A proposal to put the idle Minnesota Malting malthouse in Cannon Falls back to work received a preliminary hearing by city staff on Tuesday, Sept. 12.
Craig Belser, the founder of Bard's Tale Beer; Bill Sill, vice president of product and industrial development for Progressive Rail; and Rick Young, CEO of True Source Foods, presented an ambitious plan that starts with reopening the malthouse, and eventually includes the construction of a new brewery and other gluten-free food processing facilities in Cannon Falls. If he's unable to get the use of the malthouse, Belser said he would take his entire proposal elsewhere.
Belser explained that gluten-free food is very important to individuals with celiac disease, gluten intolerance or allergy. A celiac himself, Belser said he can't eat about 80% of foods on grocery store shelves. He also has two children who suffer from the disorder, which affects one in every 133 Americans. Statistically, that means that 30 residents of Cannon Falls could have celiac's disease. Symptoms of the disease range from diarrhea, weight loss, and malnutrition, to latent symptoms such as nutrient deficiencies. The only treatment is to avoid all foods containing gluten, which typically is made from wheat, rye, and barley.
The gluten-free malt for Bard's Tale Beer is currently produced in Canada. The beer is brewed under contract at two breweries, one on each coast of the US. The breweries are having a difficult time keeping up with the demand, Belser said, and the cost to ship the malt to the breweries is astronomical. Currently sold in 16 states, the beer is also popular with "regular" beer drinkers, Belser noted.
Under pressure from customers to increase production quickly, Belser would like to reopen the MMC malt house for the production of malt from sorghum. He'd use only part of the structure initially.
The two things that make the MMC property ideal, Belser explained, are that the facility is suited to making malt from sorghum, and that it is in really good shape and ready to go. The size of the malthouse would also allow Belser to produce malt for other customers.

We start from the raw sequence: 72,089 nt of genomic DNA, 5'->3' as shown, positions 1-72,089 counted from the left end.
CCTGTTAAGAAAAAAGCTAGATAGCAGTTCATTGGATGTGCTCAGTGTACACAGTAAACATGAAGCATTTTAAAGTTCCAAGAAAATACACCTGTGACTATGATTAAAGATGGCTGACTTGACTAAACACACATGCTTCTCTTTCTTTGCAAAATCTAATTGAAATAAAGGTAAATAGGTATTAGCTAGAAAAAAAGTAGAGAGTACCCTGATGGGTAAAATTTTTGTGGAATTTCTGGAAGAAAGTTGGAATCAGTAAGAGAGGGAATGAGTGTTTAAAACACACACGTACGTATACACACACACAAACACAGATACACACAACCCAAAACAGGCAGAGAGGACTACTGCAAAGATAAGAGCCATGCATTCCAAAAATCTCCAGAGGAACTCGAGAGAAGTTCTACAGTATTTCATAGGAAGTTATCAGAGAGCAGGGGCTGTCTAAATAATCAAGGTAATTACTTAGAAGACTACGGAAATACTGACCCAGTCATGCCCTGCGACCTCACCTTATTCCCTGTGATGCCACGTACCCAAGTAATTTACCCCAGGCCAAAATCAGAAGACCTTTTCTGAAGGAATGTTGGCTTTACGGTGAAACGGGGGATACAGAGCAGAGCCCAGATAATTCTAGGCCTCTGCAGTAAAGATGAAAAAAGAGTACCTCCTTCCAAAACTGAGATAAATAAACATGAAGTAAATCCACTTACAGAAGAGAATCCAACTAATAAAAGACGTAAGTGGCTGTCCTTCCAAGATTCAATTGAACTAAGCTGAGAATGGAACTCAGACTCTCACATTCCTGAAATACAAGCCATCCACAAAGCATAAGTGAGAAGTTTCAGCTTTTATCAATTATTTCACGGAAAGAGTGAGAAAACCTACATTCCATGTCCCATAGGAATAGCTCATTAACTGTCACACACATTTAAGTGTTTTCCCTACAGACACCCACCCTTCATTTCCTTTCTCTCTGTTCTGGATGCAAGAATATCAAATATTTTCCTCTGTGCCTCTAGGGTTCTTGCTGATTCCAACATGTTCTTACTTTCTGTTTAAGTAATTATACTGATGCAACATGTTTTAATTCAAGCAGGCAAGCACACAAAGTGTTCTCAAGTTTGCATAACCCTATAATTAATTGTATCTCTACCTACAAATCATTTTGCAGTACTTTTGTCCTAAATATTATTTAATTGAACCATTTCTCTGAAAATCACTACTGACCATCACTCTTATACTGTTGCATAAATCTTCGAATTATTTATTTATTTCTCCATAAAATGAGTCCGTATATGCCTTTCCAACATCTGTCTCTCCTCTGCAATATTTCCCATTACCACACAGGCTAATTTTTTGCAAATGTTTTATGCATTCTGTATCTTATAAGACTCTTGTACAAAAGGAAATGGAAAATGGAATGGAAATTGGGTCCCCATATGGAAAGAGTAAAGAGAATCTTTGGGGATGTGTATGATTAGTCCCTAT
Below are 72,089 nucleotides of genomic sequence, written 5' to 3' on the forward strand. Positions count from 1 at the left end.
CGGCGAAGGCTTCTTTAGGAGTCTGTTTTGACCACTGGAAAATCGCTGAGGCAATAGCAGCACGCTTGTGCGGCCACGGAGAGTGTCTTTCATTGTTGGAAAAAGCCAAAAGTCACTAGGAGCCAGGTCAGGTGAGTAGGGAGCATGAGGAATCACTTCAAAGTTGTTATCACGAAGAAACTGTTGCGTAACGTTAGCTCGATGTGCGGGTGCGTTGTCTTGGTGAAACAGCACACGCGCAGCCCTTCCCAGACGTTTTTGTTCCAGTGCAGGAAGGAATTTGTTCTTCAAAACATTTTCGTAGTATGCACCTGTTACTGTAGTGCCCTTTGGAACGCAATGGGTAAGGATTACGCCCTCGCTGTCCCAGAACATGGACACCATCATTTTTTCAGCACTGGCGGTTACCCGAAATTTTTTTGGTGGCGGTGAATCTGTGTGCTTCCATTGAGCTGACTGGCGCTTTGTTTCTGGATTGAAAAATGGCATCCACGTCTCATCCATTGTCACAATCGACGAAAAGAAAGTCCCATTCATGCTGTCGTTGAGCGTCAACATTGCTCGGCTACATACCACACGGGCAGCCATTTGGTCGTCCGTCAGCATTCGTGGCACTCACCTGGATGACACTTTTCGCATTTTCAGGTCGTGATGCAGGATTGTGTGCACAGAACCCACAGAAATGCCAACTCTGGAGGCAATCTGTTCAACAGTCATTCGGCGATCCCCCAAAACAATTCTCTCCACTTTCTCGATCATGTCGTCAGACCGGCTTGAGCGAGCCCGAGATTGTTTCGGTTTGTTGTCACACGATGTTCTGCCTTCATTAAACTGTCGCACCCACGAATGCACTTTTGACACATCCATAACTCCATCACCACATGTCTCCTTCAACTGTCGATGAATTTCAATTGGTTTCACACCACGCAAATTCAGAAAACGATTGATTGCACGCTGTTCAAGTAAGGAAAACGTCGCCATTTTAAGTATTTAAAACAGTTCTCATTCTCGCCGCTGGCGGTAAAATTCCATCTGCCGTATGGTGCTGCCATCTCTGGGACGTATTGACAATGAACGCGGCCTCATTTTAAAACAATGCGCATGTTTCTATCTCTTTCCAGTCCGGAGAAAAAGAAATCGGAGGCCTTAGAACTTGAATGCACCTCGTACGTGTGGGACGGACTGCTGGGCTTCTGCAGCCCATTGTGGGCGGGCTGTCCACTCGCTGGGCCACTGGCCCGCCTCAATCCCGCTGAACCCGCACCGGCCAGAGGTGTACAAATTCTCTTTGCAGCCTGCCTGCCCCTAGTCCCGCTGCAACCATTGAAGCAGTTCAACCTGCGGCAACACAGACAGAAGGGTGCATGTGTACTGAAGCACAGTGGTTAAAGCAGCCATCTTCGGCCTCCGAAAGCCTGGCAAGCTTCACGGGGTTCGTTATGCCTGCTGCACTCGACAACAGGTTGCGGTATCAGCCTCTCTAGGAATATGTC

The proximity of the railroad, which would eliminate a large portion of his shipping costs, is another plus for Belser. There would be no more rail traffic to the malthouse than when MMC operated the facility, he said.
Between 25 and 42 jobs would be created in the malthouse alone, Belser said, and the brewery another 50-100 jobs. The jobs would pay well, and be a mixture of white and blue collar positions.
Belser would initially ship his malt to the two contract breweries but, as demand increases, he would build his own brewery, probably in the Cannon Falls industrial park. The brewery would also require a rail connection and eventually, the company would need a new malthouse, and gluten-free food processing facilities.
Gluten-free products are currently the hottest food trend in the country, Belser said, and the beer is only the first of 22 gluten-free items the trio hopes to produce and market. Young would be responsible for the production of food items.
Belser isn't interested in acquiring the MMC wastewater treatment pond, and wants to utilize city sewer services instead.
Belser also isn't asking for TIF or other financial help from the city. "I just want them to get out of my way, and let me open that place up. We can't get a better deal - me or the city!"
City administrator Kathleen Miller confirmed that the men made a presentation to city staff, but said it is too early to make any other comments about the project. The men were advised to submit a formal proposal on the project.
It will be necessary for the city council to change the residential/business zoning of the property back to industrial for the project to move forward.